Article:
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# Advanced PIPEPHASE Training Problems

Problem 1:
It is desired to calculate the crude oil heat exchanger network pressure profile and utilize the features of multiple piping devices and assay characterizations in PIPEPHASE.

Table 1 shows the light-end component data. Table 2 shows assay curve data. Table 3 shows the pipeline system data.

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Please use the Grayson-Streed thermodynamic method for the system. Use the Lee-Kesler assay characterization method for petroleum assay conversion and enthalpy calculation. Use the Superheated method for water decant and enthalpy calculation. CASE STUDY 1 Change the source FEED pressure to 125 psig. CASE STUDY 2 Change the source FEED pressure to 114, and pipe inside diameter in all link to 12 inches.

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Problem 2:
Wet gas is produced offshore and subsequently transported to shore through a 32-inch pipeline. As shown in Figure 1, the wet gas passes through a booster platform where the gas is separated and compressed. This gas is then re-combined with the condensate and sent to the onshore destination. The process conditions are given in the following Tables. You are required to: 1. Determine the onshore slug catcher size. To do this, you must calculate the onshore fluid temperature, pressure, liquid and vapor rate, and total liquid holdup. 2. Generate fluid phase envelope and hydrate curves. Assuming that the average seabed temperature is 10C, you are assigned to determine if hydrate will form in the line by using PIPEPHASEs point by point hydrate prediction cap.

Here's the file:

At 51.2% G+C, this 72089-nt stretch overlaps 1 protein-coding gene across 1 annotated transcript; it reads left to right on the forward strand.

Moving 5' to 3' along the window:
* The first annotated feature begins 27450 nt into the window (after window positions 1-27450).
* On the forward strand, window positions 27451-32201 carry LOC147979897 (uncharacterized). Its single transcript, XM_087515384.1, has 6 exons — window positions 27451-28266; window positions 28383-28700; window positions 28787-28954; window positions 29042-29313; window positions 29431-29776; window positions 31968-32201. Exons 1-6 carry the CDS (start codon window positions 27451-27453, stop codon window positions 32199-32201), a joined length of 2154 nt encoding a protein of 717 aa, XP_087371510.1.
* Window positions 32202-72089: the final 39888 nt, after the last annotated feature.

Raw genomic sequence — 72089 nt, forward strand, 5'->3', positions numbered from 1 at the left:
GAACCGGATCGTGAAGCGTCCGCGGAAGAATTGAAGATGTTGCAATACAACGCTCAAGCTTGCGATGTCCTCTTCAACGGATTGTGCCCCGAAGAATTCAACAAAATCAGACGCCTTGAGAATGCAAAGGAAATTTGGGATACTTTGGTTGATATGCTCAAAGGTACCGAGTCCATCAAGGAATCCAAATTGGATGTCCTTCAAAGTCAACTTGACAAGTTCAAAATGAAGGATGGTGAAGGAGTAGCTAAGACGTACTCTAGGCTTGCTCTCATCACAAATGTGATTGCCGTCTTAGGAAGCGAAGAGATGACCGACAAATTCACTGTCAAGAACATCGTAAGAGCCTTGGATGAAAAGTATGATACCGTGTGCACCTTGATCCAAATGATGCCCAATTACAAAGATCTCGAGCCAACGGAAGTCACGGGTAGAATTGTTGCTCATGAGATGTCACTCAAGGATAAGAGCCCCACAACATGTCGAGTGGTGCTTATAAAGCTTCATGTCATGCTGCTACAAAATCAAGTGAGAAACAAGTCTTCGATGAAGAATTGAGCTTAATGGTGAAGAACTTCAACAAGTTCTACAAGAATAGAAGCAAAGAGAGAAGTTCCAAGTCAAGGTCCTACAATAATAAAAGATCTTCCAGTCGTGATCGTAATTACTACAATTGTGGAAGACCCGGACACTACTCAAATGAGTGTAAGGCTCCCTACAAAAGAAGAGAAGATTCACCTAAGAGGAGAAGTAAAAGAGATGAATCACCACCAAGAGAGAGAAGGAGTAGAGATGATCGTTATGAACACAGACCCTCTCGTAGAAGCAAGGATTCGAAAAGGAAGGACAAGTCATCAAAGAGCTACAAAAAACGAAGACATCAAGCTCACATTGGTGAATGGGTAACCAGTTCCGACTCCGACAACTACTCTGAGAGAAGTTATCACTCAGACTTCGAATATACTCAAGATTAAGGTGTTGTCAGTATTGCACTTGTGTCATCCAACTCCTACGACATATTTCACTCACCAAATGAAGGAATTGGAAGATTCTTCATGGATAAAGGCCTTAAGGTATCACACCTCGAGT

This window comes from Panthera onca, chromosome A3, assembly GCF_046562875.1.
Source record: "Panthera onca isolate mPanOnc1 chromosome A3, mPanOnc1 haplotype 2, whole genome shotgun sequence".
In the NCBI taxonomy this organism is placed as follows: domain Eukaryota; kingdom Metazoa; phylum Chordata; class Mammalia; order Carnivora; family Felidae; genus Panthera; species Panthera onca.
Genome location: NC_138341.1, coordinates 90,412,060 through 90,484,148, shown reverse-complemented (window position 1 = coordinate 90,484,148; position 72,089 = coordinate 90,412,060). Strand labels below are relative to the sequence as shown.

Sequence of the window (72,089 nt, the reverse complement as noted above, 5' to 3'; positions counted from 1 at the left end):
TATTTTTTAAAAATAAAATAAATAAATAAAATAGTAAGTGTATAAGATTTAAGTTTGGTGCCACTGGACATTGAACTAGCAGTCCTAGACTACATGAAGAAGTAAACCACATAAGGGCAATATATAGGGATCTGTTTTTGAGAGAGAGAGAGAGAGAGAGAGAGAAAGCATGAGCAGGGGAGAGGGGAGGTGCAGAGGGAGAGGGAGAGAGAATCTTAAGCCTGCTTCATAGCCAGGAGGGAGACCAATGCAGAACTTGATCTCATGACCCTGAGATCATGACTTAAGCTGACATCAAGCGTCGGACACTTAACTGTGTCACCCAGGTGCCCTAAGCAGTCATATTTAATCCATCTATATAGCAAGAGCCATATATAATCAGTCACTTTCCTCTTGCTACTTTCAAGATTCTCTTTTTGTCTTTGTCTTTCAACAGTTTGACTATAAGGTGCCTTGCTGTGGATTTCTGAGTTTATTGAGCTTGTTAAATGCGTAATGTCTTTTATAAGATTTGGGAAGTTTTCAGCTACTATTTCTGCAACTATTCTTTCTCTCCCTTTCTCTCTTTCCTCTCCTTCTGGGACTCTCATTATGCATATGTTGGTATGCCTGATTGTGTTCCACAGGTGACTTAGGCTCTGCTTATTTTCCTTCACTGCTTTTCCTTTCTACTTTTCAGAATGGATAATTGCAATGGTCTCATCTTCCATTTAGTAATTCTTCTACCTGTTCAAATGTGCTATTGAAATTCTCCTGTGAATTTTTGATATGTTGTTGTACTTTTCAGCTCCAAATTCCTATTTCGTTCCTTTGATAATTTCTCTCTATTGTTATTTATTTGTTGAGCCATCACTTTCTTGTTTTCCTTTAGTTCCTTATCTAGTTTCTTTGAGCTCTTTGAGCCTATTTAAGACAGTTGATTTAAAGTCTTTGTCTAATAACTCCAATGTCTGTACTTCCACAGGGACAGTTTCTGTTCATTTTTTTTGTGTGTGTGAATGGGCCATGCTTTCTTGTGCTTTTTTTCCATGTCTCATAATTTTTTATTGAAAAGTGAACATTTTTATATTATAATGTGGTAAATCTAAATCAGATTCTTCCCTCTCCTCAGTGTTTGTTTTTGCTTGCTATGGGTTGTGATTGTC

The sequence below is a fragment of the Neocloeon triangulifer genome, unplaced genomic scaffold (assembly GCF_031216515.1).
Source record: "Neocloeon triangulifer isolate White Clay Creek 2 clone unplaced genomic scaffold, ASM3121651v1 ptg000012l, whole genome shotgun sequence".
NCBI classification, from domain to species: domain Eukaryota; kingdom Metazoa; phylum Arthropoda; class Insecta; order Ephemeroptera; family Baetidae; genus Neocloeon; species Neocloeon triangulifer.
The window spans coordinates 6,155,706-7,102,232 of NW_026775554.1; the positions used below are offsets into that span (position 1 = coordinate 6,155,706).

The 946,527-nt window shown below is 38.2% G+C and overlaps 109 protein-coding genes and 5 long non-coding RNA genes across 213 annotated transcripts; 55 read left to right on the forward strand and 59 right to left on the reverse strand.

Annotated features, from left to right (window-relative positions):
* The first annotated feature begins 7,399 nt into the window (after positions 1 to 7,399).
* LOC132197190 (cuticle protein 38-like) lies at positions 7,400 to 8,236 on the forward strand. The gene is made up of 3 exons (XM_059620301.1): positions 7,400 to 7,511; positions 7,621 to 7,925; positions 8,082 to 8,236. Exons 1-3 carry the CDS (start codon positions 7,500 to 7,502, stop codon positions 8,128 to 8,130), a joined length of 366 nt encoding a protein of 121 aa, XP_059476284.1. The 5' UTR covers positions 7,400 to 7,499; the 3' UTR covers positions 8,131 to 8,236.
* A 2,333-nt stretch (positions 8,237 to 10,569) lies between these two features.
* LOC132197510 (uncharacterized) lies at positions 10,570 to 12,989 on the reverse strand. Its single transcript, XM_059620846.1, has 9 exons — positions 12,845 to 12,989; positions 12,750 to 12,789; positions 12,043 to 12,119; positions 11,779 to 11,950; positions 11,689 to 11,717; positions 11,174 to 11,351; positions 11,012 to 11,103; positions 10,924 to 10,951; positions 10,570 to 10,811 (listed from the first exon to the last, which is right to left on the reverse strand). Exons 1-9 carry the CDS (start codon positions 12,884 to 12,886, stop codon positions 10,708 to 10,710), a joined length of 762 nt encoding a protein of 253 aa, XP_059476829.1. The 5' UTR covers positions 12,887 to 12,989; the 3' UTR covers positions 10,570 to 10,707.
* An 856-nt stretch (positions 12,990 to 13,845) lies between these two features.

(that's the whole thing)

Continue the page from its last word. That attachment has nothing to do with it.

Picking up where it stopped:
Table 1 gives the pipeline data. Table 2 provides the heat transfer data. Table 3 shows the Fluid Rate and Compositions. The source pressure is 140 bar and temperature is 47 C. The source flowrate is estimated as 1 MMkg/hr. The compressor is set as 120 bar outlet pressure and 85% efficiency. Metric units of measure are used throughout the simulation. Selected data are input using petroleum units of measure. Rigorous heat transfer for submerged pipeline is necessary for simulating gas condensate pipeline in cold environments. Compositional analysis using library components provides accurate phase behavior and

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fluid properties. A phase envelope is generated. The envelope also shows the fluid path. The SRK equation of state for all PVT is used for accurate modeling of gas condensates. Compositional separator and re-injection are easily simulated. The Taitel-Dukler-Barnea flow regime predictor is used to accurately predict the flow pattern. Holdup, velocity, temperature, pressure and fluid property details are requested in the output report. Link pressure, link temperature and phase envelope plots are requested in the output report. The Beggs and Brill-Moody correlation was chosen for pressure drop and holdup calculations. Since the vertical pipes are not insulated, heat transfer coefficients of 0.25 Btu/ft2-hr-F and 1.6 Btu/ft2-hr-F are assumed for heat loss to air and water respectively. A roughness factor of 0.056 mm is used for all pipe sections.

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Add one hydrate module and input data as shown in the following figure.

Solutions